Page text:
China’s state media have been openly reporting on recent protests, even as censors have been scrubbing news about them from social media.
The protests, over the planned construction of a chemical plant in the southern city of Maoming, began there and spread to Guangzhou. More than 1,000 locals have protested in front of Maoming’s government building, in scenes that reflect growing public opposition across China to projects deemed dangerous or polluting,” state news agency Xinhua reported April 2. Protestors smashed windows and billboards in their anger, the report said. The state-run Global Times described a peaceful protest in Guangzhou on April 1, but said that some citizens allege local government forced “workers and students” to sign a letter stating they approved of the chemical plant, which would make paraxylene, commonly called “PX.”
Despite the unusually candid state coverage, though, free discussion of the topic on social media was verboten. Government censors started taking down search pictures from Sina Weibo over the weekend. Search engine results related to “Maoming PX” started disappearing late in the evening of April 1, reports Fei Chang Dao, a free speech blog. On April 2, searchers looking for even “PX” on Sina Weibo, the microblogging service, saw “According to relevant laws, regulations and policies, ‘PX’ search results are not displayed.” On Baidu, China’s most prominent search engine, searches for Maoming returned a broadcast video explaining that the government planned to consult the public on the project, but no other reports on the protests.
Still, Chinese netizens continue to post information and images on the topic, according to FreeWeibo, a site that puts up copies of posts from the Sina Weibo microblogging platform and shows what has been deleted. “Maoming” was the most-discussed topic on Sina Weibo on April 3, according to FreeWeibo.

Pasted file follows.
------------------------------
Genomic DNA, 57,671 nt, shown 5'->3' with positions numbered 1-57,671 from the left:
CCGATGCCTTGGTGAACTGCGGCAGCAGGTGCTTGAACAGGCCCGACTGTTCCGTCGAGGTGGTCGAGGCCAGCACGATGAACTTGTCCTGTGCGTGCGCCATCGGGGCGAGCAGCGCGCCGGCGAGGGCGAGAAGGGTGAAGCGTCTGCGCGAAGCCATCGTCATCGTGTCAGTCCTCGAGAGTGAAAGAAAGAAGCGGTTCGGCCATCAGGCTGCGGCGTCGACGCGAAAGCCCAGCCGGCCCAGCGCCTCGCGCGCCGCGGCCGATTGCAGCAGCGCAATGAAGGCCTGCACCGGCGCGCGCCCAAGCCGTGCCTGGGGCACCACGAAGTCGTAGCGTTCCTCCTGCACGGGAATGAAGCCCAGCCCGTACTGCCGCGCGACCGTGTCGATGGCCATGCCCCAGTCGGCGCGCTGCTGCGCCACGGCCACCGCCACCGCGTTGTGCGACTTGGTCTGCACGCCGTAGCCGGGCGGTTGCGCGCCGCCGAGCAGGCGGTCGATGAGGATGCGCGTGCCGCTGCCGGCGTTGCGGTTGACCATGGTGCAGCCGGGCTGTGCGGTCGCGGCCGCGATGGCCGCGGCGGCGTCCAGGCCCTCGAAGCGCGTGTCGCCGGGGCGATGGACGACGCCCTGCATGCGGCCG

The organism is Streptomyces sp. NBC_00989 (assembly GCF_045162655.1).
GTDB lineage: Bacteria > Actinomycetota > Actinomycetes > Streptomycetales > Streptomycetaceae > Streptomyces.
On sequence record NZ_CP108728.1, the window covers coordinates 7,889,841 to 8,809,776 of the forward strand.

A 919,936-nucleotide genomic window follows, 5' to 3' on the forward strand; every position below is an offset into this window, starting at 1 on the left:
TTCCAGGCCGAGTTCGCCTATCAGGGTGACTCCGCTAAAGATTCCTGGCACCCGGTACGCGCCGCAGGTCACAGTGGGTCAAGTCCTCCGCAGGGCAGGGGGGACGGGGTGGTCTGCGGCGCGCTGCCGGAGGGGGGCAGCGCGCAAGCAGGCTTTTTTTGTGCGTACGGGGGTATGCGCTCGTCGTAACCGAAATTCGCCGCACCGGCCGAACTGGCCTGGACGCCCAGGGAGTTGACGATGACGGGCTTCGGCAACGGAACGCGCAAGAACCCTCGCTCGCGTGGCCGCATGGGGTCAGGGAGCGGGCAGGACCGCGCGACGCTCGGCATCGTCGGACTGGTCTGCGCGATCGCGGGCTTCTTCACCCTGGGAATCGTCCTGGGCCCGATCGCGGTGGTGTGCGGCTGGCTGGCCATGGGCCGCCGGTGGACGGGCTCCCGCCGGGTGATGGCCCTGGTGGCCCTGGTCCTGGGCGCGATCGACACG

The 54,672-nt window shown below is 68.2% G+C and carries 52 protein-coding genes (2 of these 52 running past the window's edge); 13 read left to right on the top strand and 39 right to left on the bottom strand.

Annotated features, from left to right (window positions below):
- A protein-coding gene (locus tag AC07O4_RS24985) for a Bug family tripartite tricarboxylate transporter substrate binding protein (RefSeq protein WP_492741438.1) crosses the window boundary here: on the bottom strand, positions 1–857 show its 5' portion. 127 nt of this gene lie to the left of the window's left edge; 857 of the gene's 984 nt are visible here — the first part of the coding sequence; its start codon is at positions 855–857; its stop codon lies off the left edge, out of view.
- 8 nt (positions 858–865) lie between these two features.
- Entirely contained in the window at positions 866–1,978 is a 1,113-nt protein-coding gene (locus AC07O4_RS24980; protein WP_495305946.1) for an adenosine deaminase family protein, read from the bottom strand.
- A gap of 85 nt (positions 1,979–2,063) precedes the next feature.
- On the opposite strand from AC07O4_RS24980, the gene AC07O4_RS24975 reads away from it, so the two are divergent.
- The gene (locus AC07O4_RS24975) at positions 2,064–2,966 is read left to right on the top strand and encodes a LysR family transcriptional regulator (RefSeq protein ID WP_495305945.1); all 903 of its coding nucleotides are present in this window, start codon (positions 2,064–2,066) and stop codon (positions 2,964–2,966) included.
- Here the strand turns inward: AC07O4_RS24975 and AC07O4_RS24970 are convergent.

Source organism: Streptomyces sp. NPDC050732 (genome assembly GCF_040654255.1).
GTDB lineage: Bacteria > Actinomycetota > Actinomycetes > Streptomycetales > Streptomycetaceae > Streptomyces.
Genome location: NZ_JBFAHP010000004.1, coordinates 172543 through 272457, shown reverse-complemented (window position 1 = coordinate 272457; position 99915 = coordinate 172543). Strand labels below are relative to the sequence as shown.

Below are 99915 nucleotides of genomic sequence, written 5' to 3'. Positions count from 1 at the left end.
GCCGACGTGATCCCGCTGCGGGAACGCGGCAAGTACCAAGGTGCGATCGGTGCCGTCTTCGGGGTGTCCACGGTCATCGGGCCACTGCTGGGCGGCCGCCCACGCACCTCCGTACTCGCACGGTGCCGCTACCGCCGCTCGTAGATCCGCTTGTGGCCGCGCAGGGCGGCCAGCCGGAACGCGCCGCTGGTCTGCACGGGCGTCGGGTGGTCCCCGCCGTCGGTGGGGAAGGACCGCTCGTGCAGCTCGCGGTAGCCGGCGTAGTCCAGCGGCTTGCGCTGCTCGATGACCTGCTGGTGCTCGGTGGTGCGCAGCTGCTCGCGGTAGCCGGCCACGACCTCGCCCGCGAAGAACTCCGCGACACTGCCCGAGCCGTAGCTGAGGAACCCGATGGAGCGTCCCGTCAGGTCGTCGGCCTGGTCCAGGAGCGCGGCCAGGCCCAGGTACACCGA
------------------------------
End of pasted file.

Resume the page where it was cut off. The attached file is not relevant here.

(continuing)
Quickly censored items include pictures of protestors being taken away by security…
…and angry messages protesting the online censorship, as well as a reproduction of the front page of the Oriental Daily, a Hong Kong paper, stating that 15 people had been killed and 300 injured in the protests—though no other foreign or local media corroborated the figure.
The situation is a good example of the paradox that the Chinese government faces when it tries to acknowledge citizens’ frustrations with growing concerns like the environment, but still tries to censor what they can say, one censorship expert said.
“The Maoming incident is a perfect illustration of how difficult it is to draw the line on censorship in China,” said one of the founders of Greatfire.org, an anti-censorship group that created Freeweibo, and who goes by the pseudonym Charlie Smith, in an email to Quartz. On one hand, “environmental concerns are very real and the central authorities want to let this discussion happen openly,” he said. But on other, hand, the protests on Maoming were “more than just a case of a NIMBY protest turned violent – it’s a collective expression of exasperation with overbearing censorship restrictions.”
This June 4 marks the 25th anniversary of the bloody end of the Tiananmen Square protests, a fact that Chinese censors are surely aware of, Smith said. But, Smith said, “when you delete all meaningful discussion on every social media platform, you unintentionally end up simultaneously creating and fueling the biggest story of the year at the most inopportune time.”